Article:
The Ford Bronco is a model line of SUVs that were manufactured and marketed by Ford from 1966 to 1996. After the Bronco was introduced as a competitor to compact SUVs, it has long been valued by enthusiasts as a rugged off-roader.
Popularity and Influence
The early Bronco's shape reflects how uncomplicated four-wheel drive vehicles were in the 1960s. Contributing to its popularity, the early Bronco design rarely changed throughout its history. Early sport-utility vehicles promised adventure and ruggedness. The Bronco was a direct competitor for a military vehicle adapted for civilian life, so there were lots of compromises. The Bronco’s civilian competitors were somewhat underpowered and didn't offer full metal doors or a metal hardtop, and a minuscule body also meant inconvenient leg room.
Ford made sure the Bronco addressed these design limitations and offered serious technical innovation, too. The 1966 Bronco was available in three configurations: a pickup, wagon, and roadster. All three models rode on a 92-inch wheelbase, a foot longer than the Jeep, allowing much more room inside for people and cargo. The Bronco was engineered to handle that higher payload.
What Ford engineers planned under the hood that really set the Bronco apart from competition: the Bronco was more maneuverable, smoother, and had more capacity for a load compared to its competitors. Back in the '60s, just about every four-wheel drive vehicle used solid axles with a leaf spring suspension at each corner. Leaf packs are simple and effective, but typically deliver a rough ride. Following the four-wheel tradition, the Bronco used a smoother-riding coil-spring suspension that located the front axle with a three-link setup. That axle used a new open knuckle design, offering more steering angle and a tight turning circle. The Bronco was a stand out because of an option for limited slip differentials in both axles for serious off-road traction.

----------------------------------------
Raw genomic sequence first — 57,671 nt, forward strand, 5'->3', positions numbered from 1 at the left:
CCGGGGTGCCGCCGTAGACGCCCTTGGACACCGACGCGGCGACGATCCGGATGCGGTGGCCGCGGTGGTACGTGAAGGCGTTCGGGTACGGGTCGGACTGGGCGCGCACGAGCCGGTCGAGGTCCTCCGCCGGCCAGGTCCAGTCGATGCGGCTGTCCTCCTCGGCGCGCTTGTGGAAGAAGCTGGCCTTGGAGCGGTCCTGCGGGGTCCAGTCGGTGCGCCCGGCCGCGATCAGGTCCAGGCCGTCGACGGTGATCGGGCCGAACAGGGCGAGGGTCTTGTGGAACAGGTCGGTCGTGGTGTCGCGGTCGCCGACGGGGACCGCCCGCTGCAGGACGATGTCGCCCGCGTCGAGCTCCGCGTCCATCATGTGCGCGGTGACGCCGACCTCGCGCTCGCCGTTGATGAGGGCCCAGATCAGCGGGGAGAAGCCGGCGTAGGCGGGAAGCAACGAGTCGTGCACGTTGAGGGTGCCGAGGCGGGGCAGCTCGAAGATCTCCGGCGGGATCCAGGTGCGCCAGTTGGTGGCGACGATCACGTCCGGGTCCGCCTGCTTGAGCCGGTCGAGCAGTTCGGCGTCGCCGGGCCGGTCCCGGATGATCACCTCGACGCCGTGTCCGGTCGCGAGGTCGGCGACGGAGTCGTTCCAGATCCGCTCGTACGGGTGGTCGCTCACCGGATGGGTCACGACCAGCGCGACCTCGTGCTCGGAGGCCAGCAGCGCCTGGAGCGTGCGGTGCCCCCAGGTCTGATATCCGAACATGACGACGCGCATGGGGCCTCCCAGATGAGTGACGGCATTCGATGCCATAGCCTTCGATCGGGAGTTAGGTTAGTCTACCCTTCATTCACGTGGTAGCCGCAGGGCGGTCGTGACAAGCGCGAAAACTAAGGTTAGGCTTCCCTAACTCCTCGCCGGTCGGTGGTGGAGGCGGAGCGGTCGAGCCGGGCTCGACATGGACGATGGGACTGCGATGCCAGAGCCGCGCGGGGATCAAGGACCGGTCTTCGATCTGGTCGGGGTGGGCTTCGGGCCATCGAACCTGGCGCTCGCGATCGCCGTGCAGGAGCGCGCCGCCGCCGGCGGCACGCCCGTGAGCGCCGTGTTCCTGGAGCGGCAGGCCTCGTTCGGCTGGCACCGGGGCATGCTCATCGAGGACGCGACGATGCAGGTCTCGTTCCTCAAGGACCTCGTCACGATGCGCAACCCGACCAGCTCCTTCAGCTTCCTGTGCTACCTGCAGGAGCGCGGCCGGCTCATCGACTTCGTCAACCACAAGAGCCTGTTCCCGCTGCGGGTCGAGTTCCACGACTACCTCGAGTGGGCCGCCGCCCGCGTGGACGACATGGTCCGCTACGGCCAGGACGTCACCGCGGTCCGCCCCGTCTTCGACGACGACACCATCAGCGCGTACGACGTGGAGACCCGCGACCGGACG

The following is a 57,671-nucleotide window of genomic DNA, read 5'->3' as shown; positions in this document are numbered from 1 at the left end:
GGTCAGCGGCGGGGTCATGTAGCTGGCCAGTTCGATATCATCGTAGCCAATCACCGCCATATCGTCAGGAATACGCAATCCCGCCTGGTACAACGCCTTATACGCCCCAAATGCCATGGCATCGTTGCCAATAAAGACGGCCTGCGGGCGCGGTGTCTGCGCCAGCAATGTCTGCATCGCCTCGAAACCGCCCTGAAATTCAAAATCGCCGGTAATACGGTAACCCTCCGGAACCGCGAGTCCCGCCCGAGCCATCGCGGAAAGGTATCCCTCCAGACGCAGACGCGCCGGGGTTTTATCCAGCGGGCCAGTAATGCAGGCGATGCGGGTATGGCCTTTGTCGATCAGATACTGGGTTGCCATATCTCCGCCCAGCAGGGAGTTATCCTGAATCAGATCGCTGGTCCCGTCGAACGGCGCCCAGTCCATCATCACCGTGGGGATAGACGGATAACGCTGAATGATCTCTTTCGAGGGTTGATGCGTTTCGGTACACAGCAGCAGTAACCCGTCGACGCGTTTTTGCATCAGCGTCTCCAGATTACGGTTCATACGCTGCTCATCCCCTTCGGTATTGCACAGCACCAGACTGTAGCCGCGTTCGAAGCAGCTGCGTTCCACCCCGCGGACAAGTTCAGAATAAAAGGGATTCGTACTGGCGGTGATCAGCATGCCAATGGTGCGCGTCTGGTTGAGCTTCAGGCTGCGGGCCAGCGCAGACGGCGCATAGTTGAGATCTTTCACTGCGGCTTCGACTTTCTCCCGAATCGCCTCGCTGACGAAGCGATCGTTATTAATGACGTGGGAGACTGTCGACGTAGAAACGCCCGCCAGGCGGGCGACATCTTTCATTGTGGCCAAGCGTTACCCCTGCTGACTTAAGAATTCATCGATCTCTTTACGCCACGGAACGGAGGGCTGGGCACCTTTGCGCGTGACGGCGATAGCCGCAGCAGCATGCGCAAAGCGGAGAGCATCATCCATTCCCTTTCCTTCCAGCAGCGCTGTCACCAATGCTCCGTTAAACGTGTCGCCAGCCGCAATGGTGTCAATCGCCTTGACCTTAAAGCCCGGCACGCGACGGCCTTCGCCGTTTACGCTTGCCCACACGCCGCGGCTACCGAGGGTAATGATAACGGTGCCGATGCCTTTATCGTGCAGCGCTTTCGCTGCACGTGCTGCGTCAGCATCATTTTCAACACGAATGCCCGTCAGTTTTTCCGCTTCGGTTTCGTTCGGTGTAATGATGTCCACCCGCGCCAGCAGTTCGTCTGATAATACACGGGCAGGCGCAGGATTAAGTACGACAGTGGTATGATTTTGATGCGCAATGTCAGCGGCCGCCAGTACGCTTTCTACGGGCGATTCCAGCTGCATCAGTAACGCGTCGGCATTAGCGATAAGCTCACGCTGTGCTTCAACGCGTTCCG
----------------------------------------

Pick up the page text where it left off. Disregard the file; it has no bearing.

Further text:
In 1996, Ford announced the discontinuation of the Bronco. The last model built rolled off the Wayne, Michigan assembly line on June 12. The final model was escorted by longtime Bronco enthusiast Jeff Trapp’s 1970 half-cab during a drive-off ceremony.
With the rise in popularity for classic 4x4s, the early Bronco appeals to a far wider audience. After a 24-year hiatus, the Ford Bronco is making a return to the Ford light-truck product line.